By Troy Headrick
Several days ago I needed to leave the writing center I manage and walk to the college library to pick up some reading that is relevant to some research I am doing. So I turned the center over to my very capable tutors and began the ten-minute stroll across campus to the building where they keep stacks and stacks of books, the collected wisdom of the ages.
I checked out what I needed and walked back to the center, carrying one thick and one thin tome with me. As soon as I walked through the center door, Kate, a very talented tutor with an MA in English, asked, “How was the library?”
“Full of books!” I answered.
“I bet,” she said.
Almost as soon as she’d put her question to me, I said, “You know, if I were working on my PhD in psychology, I think I’d write a dissertation on why people feel like they have to write books. What is their motivation? Where does this need to write and share one’s thinking come from?”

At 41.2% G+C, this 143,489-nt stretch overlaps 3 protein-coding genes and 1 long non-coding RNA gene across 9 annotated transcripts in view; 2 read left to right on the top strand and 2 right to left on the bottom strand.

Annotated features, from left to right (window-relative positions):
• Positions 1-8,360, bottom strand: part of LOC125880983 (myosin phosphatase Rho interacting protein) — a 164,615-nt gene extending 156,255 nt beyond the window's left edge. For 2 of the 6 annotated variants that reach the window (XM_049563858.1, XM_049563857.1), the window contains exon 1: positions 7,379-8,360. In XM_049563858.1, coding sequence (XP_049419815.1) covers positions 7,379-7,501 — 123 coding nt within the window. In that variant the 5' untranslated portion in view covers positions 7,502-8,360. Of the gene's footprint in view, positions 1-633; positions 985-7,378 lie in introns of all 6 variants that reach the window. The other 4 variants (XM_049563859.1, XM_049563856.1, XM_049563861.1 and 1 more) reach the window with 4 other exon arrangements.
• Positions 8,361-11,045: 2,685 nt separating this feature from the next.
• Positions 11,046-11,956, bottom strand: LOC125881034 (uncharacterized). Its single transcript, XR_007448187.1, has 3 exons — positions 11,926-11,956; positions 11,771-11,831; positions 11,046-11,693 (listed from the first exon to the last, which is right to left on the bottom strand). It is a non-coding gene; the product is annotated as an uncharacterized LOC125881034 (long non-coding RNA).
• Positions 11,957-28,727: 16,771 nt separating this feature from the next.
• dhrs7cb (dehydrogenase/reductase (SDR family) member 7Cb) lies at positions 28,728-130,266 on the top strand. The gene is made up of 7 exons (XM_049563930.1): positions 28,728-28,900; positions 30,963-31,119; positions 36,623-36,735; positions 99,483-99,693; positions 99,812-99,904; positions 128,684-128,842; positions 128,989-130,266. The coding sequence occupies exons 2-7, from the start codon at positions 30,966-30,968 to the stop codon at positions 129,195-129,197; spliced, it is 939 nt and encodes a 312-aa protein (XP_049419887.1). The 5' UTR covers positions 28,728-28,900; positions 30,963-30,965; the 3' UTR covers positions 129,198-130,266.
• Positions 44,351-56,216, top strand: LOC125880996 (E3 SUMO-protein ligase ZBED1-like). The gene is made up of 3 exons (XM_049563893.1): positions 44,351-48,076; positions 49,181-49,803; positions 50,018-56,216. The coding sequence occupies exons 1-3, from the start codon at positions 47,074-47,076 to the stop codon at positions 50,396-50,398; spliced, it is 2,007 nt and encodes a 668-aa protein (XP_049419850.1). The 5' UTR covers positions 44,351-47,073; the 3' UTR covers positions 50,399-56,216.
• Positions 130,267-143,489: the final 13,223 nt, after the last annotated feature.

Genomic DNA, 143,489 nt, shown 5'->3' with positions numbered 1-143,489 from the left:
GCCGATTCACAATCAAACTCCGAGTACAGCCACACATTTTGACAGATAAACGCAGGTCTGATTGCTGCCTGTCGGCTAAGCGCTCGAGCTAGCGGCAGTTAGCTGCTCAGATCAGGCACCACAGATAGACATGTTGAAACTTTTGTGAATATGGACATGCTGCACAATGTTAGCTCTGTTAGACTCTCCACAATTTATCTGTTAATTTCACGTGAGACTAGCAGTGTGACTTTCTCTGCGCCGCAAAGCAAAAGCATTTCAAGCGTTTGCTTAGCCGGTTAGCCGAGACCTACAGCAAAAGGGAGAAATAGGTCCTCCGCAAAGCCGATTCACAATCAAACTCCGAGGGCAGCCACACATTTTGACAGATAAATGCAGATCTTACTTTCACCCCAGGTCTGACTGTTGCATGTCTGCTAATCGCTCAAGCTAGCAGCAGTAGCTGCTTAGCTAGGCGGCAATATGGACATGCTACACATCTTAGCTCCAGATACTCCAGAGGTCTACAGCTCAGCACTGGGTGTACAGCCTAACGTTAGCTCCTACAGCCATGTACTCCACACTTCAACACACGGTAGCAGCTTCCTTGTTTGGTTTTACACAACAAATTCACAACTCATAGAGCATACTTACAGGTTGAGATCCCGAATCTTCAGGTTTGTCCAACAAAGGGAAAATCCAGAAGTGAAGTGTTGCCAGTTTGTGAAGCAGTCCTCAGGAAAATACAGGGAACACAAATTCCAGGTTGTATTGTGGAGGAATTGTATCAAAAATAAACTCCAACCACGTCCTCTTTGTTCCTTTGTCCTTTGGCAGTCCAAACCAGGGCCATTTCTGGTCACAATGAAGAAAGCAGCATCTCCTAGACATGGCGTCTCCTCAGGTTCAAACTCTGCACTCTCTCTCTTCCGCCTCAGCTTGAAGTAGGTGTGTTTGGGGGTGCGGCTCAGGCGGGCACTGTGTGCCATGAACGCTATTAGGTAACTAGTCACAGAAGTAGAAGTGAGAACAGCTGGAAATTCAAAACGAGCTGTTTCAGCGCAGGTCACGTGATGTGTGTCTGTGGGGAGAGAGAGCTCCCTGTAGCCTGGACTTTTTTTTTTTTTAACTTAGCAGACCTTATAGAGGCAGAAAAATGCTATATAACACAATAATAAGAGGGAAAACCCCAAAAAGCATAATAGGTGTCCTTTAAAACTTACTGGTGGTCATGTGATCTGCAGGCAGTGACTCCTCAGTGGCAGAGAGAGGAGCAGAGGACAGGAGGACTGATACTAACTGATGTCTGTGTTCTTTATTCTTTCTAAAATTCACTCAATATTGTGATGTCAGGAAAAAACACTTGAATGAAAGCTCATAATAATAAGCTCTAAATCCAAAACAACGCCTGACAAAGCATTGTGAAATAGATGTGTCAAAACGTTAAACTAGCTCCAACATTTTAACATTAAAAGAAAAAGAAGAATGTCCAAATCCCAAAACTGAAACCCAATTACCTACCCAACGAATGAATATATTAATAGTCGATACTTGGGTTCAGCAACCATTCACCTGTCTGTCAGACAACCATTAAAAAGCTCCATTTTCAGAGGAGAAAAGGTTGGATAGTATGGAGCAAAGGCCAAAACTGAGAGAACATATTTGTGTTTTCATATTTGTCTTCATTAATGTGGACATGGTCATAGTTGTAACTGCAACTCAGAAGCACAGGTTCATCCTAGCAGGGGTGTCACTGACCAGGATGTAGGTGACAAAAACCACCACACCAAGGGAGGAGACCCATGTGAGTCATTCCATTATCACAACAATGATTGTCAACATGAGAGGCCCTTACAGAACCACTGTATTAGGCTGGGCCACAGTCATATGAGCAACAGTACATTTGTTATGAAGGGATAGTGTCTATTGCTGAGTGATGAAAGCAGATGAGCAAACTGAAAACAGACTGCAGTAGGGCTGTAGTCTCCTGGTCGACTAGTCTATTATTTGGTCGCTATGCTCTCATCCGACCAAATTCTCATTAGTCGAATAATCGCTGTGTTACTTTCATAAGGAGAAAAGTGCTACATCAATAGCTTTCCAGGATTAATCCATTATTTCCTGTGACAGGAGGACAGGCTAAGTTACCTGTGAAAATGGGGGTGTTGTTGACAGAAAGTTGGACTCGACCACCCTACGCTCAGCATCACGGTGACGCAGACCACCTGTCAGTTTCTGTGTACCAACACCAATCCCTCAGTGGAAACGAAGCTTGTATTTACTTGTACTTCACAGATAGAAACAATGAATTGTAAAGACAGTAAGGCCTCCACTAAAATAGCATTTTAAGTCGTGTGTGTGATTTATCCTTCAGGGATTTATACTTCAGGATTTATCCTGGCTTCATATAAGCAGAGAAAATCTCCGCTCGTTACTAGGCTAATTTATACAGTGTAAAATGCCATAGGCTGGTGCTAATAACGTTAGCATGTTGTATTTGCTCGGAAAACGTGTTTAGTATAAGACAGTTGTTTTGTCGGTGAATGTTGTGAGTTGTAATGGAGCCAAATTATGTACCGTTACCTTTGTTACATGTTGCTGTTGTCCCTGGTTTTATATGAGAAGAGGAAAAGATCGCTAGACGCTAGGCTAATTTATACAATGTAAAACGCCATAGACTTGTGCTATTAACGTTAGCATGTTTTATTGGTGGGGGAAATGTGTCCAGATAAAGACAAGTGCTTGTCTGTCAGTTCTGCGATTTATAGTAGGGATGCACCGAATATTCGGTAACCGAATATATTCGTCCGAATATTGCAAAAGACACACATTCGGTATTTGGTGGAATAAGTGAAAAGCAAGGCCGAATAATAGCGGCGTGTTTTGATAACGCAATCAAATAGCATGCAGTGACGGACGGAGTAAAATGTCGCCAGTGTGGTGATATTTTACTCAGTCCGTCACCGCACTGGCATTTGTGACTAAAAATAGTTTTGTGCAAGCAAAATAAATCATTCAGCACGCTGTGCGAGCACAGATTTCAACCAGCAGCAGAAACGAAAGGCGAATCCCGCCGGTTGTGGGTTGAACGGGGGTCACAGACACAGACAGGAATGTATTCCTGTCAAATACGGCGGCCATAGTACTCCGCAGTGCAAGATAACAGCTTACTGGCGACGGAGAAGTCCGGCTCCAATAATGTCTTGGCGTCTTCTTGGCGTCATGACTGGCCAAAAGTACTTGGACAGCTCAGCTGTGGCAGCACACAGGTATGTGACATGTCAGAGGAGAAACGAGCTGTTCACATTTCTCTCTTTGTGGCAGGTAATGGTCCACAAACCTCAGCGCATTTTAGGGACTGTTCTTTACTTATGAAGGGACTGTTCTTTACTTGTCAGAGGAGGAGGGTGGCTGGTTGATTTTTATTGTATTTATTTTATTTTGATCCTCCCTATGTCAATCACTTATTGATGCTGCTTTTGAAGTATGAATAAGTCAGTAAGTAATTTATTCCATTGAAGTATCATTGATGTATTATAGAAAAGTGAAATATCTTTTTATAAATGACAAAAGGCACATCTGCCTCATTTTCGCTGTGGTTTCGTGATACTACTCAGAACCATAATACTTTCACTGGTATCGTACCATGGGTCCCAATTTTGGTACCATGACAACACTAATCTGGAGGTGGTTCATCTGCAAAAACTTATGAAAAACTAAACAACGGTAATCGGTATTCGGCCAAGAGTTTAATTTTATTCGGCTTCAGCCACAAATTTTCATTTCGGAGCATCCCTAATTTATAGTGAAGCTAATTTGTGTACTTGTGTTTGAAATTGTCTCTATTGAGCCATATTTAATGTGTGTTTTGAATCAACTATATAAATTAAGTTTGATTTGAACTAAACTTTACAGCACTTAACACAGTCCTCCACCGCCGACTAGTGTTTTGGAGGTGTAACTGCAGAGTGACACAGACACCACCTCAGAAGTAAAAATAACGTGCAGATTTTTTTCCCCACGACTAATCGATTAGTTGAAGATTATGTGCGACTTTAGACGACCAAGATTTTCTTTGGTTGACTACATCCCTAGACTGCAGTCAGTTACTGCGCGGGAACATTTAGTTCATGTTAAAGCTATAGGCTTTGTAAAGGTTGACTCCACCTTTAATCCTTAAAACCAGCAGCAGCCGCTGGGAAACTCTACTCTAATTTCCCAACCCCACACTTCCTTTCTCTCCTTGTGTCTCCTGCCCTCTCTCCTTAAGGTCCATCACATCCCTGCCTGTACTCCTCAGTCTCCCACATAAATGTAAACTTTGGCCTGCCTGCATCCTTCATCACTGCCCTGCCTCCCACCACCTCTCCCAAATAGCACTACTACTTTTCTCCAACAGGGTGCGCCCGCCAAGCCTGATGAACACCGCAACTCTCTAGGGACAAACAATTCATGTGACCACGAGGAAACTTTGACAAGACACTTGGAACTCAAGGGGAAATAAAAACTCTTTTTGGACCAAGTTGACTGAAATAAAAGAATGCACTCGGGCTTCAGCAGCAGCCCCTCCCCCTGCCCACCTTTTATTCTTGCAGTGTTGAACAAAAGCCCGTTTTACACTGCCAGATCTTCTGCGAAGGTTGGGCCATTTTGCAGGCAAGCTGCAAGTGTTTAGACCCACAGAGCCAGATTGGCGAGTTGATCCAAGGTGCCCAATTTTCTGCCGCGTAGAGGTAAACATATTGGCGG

“That would be an interesting topic,” Kate replied.
I then sat down at my desk and began to have several thoughts. One of them was this: I think I just found a topic for my next Pointless Overthinking blog.
Okay, so why do people feel the need to write down what’s in their heads and then publish it? Clearly, the desire to write and share has been around for as long as people have. Some inner urge pushed me to record this and then post it for all to see. What’s up with that?
I hate to think in either/or terms, but I’m going to do so now to promote thought and discussion. Are writers who record their thoughts and then share them doing so for selfish reasons, or is this act altruistic?
I mean, I could hold these same ideas in my mind without ever uttering them? So why did I feel the need to say all this aloud? Is this a form of showing off? Am I hoping to make a difference in people’s lives by sharing all this?
The more I think about these questions, the more fascinated I become. I generally think of myself as a shy person, but why would such an individual invite such attention? (Maybe I don’t know myself as well as I think I do? Maybe I’m really an exhibitionist?)
I have no idea what the answers to these queries are, but I think they’re wonderful food for thought. What do you have to say to all this?
Troy Headrick’s personal blog can be found at Thinker Boy: Blog & Art.